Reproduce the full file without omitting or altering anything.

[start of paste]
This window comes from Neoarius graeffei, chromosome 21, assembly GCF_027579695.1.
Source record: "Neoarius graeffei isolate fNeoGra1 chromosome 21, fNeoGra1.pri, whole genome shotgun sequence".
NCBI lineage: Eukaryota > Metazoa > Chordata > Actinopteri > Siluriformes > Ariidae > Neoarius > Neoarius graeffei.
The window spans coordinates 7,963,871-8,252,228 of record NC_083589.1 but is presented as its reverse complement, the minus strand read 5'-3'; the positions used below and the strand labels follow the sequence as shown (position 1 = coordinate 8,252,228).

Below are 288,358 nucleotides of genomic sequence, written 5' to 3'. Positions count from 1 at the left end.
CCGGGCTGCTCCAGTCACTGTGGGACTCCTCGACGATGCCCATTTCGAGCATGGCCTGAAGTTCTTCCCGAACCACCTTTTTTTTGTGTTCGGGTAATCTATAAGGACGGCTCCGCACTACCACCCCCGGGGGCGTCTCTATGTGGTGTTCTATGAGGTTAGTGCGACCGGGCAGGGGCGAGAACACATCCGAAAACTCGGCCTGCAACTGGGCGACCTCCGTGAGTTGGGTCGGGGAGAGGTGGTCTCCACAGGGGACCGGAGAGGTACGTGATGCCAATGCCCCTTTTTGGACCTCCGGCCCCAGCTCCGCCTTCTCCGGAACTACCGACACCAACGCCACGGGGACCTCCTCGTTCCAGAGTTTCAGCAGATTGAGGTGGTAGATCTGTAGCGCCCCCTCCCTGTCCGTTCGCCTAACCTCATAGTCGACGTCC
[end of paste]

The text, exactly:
This window comes from Neoarius graeffei, chromosome 21, assembly GCF_027579695.1.
Source record: "Neoarius graeffei isolate fNeoGra1 chromosome 21, fNeoGra1.pri, whole genome shotgun sequence".
NCBI lineage: Eukaryota > Metazoa > Chordata > Actinopteri > Siluriformes > Ariidae > Neoarius > Neoarius graeffei.
The window spans coordinates 7,963,871-8,252,228 of record NC_083589.1 but is presented as its reverse complement, the minus strand read 5'-3'; the positions used below and the strand labels follow the sequence as shown (position 1 = coordinate 8,252,228).

Below are 288,358 nucleotides of genomic sequence, written 5' to 3'. Positions count from 1 at the left end.
CCGGGCTGCTCCAGTCACTGTGGGACTCCTCGACGATGCCCATTTCGAGCATGGCCTGAAGTTCTTCCCGAACCACCTTTTTTTTGTGTTCGGGTAATCTATAAGGACGGCTCCGCACTACCACCCCCGGGGGCGTCTCTATGTGGTGTTCTATGAGGTTAGTGCGACCGGGCAGGGGCGAGAACACATCCGAAAACTCGGCCTGCAACTGGGCGACCTCCGTGAGTTGGGTCGGGGAGAGGTGGTCTCCACAGGGGACCGGAGAGGTACGTGATGCCAATGCCCCTTTTTGGACCTCCGGCCCCAGCTCCGCCTTCTCCGGAACTACCGACACCAACGCCACGGGGACCTCCTCGTTCCAGAGTTTCAGCAGATTGAGGTGGTAGATCTGTAGCGCCCCCTCCCTGTCCGTTCGCCTAACCTCATAGTCGACGTCC